Archive: October 31st, 2007

Schilling for Glavine?

As you might have already seen, Curt Schilling listed the Mets as one of the teams he’s interested in signing with for next year.

Wow … where did that come from?

Ideally, he’d like to return to the Boston Red Sox, but there’s a good chance they will not meet his expectation of a one-year, $13M contract. However, there will be someone out there willing to give him that kind of deal — after all, Roger Clemens received $25M to pitch four months. Teams don’t mind spending big bucks for proven veterans seeking short commitments.

Now, although I advocate that the Mets go after a Carlos Silva or Livan Hernandez to eat up innings, I see no reason not to consider Schilling on a one-year deal. The reason being: the Mets were prepared to spend $13M for another year of Tom Glavine. Regardless of whether Glavine had accepted or rejected the option, the Mets still needed to get a Silva/Livan guy. So why not take that $13M earmarked for Glavine, and give it to Schilling?

The pros:

  • Big-game pitcher
  • Successful in the AL East
  • Longtime veteran; provides experience and instruction for youngsters
  • At worst, a solid back-of-rotation starter

The cons:

  • Not the strikeout pitcher he once was
  • Older, more prone to breakdowns / DL stints
  • Openly opinionated (or as some people say, a big mouth)

OK, so he probably won’t pitch 200 innings in 2008 … but he might. Glavine through exactly 200 and posted a 4.45 ERA, and was counted on to be the #1 starter. Do we know for sure that Glavine will pitch another 200 frames? If he does, will it be at the expense of a 5+ ERA? Would he be counted on to be a #1 next year? All these are fair questions.

Like Glavine, Schilling would not be expected to be a top-of-the-rotation starter. He wouldn’t be expected to pitch 200 innings. Also like Glavine, he would be expected to be a role model and go-to guy for the youngsters, like an “assistant pitching coach”. Similar to Glavine, he’d be counted on to pitch in the postseason, assuming the Mets get there. Tell me: at this stage in each of their careers, who would you rather have starting a “big” game — Glavine or Schilling?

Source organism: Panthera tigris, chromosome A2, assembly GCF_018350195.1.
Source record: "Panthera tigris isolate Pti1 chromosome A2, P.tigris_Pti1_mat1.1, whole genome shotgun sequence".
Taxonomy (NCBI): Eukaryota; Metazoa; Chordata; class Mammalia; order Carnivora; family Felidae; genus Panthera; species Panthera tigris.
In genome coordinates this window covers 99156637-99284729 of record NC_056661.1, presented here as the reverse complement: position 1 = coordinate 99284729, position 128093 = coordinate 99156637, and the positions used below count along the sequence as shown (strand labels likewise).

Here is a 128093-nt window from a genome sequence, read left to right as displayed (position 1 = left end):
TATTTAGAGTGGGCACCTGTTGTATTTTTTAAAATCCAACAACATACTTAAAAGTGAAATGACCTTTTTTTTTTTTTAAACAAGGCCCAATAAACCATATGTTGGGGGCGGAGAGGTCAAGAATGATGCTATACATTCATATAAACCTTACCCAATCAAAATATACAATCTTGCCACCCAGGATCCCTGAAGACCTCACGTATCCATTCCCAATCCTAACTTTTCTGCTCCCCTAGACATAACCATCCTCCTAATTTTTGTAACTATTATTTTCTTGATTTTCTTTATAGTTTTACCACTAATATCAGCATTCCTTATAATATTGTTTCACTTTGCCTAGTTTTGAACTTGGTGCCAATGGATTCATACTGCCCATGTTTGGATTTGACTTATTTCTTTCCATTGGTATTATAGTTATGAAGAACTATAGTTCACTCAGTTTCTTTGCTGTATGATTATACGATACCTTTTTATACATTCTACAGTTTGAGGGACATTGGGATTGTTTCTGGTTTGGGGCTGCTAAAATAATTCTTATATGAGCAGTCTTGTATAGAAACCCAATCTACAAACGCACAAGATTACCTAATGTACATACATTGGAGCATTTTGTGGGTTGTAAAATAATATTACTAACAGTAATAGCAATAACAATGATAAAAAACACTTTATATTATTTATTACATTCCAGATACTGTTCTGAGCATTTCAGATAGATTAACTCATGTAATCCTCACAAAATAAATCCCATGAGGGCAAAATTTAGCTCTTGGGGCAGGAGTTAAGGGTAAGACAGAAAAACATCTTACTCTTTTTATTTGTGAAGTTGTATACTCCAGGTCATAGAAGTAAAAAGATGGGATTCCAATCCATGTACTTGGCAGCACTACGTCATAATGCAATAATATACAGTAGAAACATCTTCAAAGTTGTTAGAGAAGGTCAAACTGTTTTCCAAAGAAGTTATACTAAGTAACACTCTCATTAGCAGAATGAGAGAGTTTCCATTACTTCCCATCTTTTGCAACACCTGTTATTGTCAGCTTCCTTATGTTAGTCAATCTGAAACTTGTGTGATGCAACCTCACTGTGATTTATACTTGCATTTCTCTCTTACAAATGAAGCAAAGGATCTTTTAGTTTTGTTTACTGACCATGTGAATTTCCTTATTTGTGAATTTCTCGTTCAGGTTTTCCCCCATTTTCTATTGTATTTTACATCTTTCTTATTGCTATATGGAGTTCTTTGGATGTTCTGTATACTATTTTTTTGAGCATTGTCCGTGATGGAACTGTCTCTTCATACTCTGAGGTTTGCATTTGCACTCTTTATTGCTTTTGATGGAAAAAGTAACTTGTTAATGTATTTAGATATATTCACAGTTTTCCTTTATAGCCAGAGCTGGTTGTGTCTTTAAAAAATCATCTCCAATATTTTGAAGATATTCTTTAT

Schilling threw 150 innings last season, going 9-8 in 24 starts and posting a 3.87 ERA in the American League — facing powerful lineups like the Yankees, Tigers, Angels, and Rangers. A move to the NL would certainly help him maintain those numbers, if not improve upon them. Personally, I’ll take those numbers from a #4 or #5 starter next year, if all it’s going to cost is a one-year, $13M commitment.

Of course, there is the personality issue. As mentioned, Schilling is, well, opinionated, and not afraid to speak his mind to anyone who will listen. And he often says things that some find inappropriate, offensive, or just plain stupid. You know what? Maybe that’s exactly what the Mets need in their clubhouse — someone to speak to the press. For the last two years, the New York media has been running around in circles trying to get some kind of juicy comment from a Mets player, only to be frustrated with boring quotes from the lifeless personalities in Met uniforms. After finding out quickly that Carlos Beltran, Carlos Delgado, Tom Glavine, David Wright, Jose Reyes, and most of the rest of the Mets didn’t ever say anything headline-worthy, the media focused on making Paul LoDuca or Billy Wagner crack. By the end of 2006, LoDuca was clearly tired of being “the” guy to answer all the questions, over and over — and it only became more of an issue in 2007. LoDuca is willing to talk, but he doesn’t embrace the microphones the way some players do — such as Schilling. Let Schilling come in and be the fall guy, and be the guy to say the dumb things — he’s done it before, he can handle it, and he loves it.

Before you think that Schilling will say something that will rattle some cages, or cause ill will in the clubhouse, or somehow “poison” the team, think about this: he’s made plenty of questionable, supposedly damaging comments under a hotter spotlight in Boston, yet has won two World Series rings in the last four years. Maybe Schilling will come out and say some of the Mets are lazy, or don’t have the killer instinct. And maybe that’s what the Mets will need. Maybe part of the problem has been that no one — other than Wagner and LoDuca in a mid-season tirade — has spoken up, and made others uncomfortable. Guess what? Sometimes, discomfort is a good thing. Getting your teammates riled up, or angry, can be better than lounging around and waiting for something to happen. Ask the 1976-78 Yankees. Ask the 1971-74 Athletics. Ask the Red Sox of the last four years, who dealt with Schilling as a teammate.

I’ll pose another question: which would you rather hear after a tough loss? That the starting pitcher, who was knocked out in the first inning, “didn’t feel devastated”? Or “The feeling after I lose a game, I can’t describe how miserable, and the elation I feel after I pitch good is so much less than the bad is bad” ?

The $13M is already there, for “good guy” Glavine. Why not hand it to a similar pitcher and competitor, who can also be an effective lightning rod for the media?